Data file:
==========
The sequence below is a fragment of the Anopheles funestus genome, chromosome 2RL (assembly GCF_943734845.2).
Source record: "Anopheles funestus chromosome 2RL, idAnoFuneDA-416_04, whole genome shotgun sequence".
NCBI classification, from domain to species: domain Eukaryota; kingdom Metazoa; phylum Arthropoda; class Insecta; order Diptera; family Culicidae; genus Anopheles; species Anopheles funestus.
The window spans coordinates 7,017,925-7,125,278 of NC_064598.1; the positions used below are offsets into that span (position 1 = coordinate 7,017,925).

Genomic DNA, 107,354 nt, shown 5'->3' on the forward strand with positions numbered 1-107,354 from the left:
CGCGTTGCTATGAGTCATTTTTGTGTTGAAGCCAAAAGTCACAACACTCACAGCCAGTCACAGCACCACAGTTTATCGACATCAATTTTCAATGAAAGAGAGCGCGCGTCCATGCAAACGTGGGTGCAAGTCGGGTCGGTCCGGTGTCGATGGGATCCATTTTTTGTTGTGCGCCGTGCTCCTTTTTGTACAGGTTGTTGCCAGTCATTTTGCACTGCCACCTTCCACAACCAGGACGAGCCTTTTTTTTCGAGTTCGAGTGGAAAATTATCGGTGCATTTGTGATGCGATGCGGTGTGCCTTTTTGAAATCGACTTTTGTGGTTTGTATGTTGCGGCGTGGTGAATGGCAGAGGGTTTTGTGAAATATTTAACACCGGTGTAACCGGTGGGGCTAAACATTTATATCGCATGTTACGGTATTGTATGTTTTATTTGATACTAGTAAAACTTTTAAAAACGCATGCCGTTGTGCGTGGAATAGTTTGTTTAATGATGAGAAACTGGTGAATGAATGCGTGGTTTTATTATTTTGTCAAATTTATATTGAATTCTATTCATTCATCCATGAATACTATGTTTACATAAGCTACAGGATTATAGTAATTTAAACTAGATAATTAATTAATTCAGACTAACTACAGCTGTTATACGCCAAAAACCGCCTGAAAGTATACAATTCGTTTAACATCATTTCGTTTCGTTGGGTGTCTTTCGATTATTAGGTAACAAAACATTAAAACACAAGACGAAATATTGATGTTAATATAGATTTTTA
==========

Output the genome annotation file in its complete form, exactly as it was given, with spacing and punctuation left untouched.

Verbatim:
The sequence below is a fragment of the Anopheles funestus genome, chromosome 2RL (assembly GCF_943734845.2).
Source record: "Anopheles funestus chromosome 2RL, idAnoFuneDA-416_04, whole genome shotgun sequence".
NCBI classification, from domain to species: domain Eukaryota; kingdom Metazoa; phylum Arthropoda; class Insecta; order Diptera; family Culicidae; genus Anopheles; species Anopheles funestus.
The window spans coordinates 7,017,925-7,125,278 of NC_064598.1; the positions used below are offsets into that span (position 1 = coordinate 7,017,925).

Genomic DNA, 107,354 nt, shown 5'->3' on the forward strand with positions numbered 1-107,354 from the left:
CGCGTTGCTATGAGTCATTTTTGTGTTGAAGCCAAAAGTCACAACACTCACAGCCAGTCACAGCACCACAGTTTATCGACATCAATTTTCAATGAAAGAGAGCGCGCGTCCATGCAAACGTGGGTGCAAGTCGGGTCGGTCCGGTGTCGATGGGATCCATTTTTTGTTGTGCGCCGTGCTCCTTTTTGTACAGGTTGTTGCCAGTCATTTTGCACTGCCACCTTCCACAACCAGGACGAGCCTTTTTTTTCGAGTTCGAGTGGAAAATTATCGGTGCATTTGTGATGCGATGCGGTGTGCCTTTTTGAAATCGACTTTTGTGGTTTGTATGTTGCGGCGTGGTGAATGGCAGAGGGTTTTGTGAAATATTTAACACCGGTGTAACCGGTGGGGCTAAACATTTATATCGCATGTTACGGTATTGTATGTTTTATTTGATACTAGTAAAACTTTTAAAAACGCATGCCGTTGTGCGTGGAATAGTTTGTTTAATGATGAGAAACTGGTGAATGAATGCGTGGTTTTATTATTTTGTCAAATTTATATTGAATTCTATTCATTCATCCATGAATACTATGTTTACATAAGCTACAGGATTATAGTAATTTAAACTAGATAATTAATTAATTCAGACTAACTACAGCTGTTATACGCCAAAAACCGCCTGAAAGTATACAATTCGTTTAACATCATTTCGTTTCGTTGGGTGTCTTTCGATTATTAGGTAACAAAACATTAAAACACAAGACGAAATATTGATGTTAATATAGATTTTTA